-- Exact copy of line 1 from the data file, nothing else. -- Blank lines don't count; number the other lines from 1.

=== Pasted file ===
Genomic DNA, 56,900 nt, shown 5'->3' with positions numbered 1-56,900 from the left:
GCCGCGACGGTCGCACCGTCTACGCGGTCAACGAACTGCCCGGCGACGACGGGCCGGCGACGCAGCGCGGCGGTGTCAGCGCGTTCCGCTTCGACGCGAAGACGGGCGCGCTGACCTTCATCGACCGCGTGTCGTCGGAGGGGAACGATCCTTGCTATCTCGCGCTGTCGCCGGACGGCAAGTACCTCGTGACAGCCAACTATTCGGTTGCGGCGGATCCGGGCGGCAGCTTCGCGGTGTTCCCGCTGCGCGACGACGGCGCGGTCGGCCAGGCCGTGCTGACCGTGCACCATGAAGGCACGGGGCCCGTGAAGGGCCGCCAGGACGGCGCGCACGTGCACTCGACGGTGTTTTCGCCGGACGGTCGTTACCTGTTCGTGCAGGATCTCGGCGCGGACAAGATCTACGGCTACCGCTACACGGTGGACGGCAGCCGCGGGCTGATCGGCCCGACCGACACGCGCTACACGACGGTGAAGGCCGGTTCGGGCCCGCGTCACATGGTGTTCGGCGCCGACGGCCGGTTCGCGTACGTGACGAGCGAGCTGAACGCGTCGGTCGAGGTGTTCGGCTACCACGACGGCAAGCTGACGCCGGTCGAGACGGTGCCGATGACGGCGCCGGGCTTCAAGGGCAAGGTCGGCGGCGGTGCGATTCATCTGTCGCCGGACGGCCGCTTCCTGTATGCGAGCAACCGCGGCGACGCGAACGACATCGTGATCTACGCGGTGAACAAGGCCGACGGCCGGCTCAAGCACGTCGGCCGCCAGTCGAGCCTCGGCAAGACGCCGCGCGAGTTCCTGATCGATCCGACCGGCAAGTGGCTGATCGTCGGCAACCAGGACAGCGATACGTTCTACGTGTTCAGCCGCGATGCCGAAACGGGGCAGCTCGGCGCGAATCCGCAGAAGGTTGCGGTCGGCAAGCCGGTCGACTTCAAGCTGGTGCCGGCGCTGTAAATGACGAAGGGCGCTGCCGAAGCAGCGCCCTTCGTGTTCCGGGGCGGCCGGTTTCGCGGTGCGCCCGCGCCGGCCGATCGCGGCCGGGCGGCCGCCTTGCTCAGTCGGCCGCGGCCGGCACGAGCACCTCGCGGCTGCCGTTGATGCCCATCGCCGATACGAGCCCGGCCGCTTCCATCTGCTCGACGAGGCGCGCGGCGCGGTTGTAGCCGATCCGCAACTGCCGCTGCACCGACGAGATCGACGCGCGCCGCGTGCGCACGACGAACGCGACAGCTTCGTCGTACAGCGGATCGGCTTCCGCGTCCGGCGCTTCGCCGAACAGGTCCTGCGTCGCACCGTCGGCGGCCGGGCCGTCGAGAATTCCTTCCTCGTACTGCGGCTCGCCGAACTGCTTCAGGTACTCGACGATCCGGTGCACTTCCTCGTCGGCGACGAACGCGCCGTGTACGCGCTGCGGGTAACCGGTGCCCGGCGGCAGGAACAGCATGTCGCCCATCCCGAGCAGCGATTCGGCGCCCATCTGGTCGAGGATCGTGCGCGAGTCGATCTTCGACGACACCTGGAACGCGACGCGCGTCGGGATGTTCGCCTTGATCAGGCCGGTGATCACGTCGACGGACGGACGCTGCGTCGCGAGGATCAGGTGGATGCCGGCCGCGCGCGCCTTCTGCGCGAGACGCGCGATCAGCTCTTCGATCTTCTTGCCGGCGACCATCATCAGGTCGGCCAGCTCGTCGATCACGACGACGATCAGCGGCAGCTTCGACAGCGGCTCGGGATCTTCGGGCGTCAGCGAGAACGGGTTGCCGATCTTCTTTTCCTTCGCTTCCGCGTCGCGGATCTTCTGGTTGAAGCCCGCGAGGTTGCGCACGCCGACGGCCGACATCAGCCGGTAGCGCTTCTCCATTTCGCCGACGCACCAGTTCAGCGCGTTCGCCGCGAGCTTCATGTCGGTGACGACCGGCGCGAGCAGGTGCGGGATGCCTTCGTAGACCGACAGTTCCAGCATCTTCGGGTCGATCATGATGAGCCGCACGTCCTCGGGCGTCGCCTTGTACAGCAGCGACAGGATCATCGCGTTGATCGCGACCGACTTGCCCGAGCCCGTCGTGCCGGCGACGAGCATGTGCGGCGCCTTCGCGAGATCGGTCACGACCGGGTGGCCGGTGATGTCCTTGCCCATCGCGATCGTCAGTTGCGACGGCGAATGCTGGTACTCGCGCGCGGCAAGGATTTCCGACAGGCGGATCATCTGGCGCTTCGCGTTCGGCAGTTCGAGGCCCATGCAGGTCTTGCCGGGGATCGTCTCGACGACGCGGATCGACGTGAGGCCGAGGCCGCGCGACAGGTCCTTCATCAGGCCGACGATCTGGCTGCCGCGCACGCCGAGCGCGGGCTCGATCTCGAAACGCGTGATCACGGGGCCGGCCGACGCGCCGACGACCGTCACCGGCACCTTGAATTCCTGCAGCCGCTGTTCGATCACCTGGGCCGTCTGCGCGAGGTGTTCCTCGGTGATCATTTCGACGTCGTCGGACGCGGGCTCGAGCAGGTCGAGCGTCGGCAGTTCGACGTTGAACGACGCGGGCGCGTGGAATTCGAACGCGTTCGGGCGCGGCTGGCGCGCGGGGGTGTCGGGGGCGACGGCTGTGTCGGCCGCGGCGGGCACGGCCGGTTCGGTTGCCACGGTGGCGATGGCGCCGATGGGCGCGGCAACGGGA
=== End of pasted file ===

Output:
Genomic DNA, 56,900 nt, shown 5'->3' with positions numbered 1-56,900 from the left: